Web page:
He goes on to describe how my future husband will treat me (using the phrase “put you on a pedestal”) and that he foresees us getting engaged by next holiday season and moving in together in early 2019.

I wasn’t expecting Thomas Parsons to tell me that I was about to meet the man that I would marry. I, more or less, wanted an update on the state of my nearly non-usable hands.

He said that somewhere in 2018 I will have an unexpected expense and follows it up with the question:

“Is someone in your family sick?”

I reply, “Yes, kind of…”

He asks me to elaborate, so I tell him that doctors think I may have a form of ALS and that, for the moment, we’re at a standstill.

He looks at my chart and then looks back at me and exclaims:

“No, this is definitely not you. I see confusion, but I definitely do not see ALS anywhere on this chart. You’re up and dancing through possibly the best next year of your life. How could you be doing that if someone is moving you around in a wheelchair?”

Needless to say, I left the appointment on Cloud 9.

Final Thoughts On Seeing Thomas Parsons

Later that night, I updated my friend about how the appointment with Thomas Parsons went.

While telling her a brief summary, the girl sitting beside me at dinner rolled her eyes and said:

“He told you what?”

Hmm…that’s weird, because I don’t remember asking for your thoughts on the subject?

Here’s the thing – People believe in God, Allah, Jesus, Moses, Buddha, etc. Have you ever met or personally known someone who has met any of these individuals that millions of people around the world believe to have existed? No. Does that make it any less valid? No.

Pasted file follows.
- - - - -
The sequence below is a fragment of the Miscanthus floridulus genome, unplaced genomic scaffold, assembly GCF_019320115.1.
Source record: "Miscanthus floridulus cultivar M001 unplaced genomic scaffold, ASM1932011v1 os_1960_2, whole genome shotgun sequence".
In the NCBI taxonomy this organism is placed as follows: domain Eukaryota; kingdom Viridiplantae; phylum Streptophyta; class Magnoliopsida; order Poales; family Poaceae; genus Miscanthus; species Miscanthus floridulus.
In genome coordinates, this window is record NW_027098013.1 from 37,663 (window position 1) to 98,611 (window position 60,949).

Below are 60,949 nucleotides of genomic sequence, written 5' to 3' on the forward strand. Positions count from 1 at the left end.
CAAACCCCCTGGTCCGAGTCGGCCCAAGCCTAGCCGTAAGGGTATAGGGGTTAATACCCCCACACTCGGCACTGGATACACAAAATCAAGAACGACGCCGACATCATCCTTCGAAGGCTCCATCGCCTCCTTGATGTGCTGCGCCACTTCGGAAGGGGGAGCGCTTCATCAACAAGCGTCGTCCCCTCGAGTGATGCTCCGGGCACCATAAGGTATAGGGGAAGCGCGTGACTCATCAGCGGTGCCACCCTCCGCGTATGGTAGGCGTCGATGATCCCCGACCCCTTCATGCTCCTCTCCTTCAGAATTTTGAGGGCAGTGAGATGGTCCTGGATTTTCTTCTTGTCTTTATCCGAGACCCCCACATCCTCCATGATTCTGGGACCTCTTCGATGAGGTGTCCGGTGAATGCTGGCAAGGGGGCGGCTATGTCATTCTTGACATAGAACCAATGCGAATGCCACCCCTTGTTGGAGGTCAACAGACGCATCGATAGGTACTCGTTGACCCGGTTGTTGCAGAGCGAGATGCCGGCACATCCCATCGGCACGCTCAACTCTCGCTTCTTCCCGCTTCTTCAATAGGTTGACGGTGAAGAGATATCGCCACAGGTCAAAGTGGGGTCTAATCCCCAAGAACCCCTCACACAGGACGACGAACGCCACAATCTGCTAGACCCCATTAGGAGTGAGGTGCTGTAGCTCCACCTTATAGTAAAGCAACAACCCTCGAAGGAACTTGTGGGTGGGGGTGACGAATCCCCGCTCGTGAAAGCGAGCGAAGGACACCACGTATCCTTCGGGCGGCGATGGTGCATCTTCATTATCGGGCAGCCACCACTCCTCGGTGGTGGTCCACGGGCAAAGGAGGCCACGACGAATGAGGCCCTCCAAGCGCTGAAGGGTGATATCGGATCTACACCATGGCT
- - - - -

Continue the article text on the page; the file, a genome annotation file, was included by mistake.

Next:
NO ONE FUCKING KNOWS WHAT’S REAL AND WHAT ISN’T.

There’s not one person on this Earth that can tell you what happens after we die. No one can tell us if astrology is real. No one can say whether Karma really does exist.

No one.

Therefore, why do we look at peoples’ beliefs and judge them based against our own belief systems?

Believing in Christianity isn’t any less weird than believing in astrology. Both belief systems are founded on ancestral texts claiming unproven facts.

I’m not saying that I completely agree with the astrologer. All I’m saying is that there was a 3-day halo effect where I was happy believing that there was no way I could have a form of ALS.

Where religion can be a source of happiness and support for a lot of people, so can other unproven forms of belief.

Do you believe in astrology? Have you ever seen an astrologer? Comment below and let me know what you think about astrology!

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Allie Schmidt
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Allie Schmidt is a rare disease advocate and disabled mom living with motor neuron disease. She founded Disability Dame in 2020 to provide tips to other moms living with disabilities and chronic illnesses.

In her spare time, you can find her traveling with her husband (she's been to 38 states and 16 countries!), watching reruns of Survivor, or tending to her near-constant sunburn from spending too much time outside. You can follow her adventures here.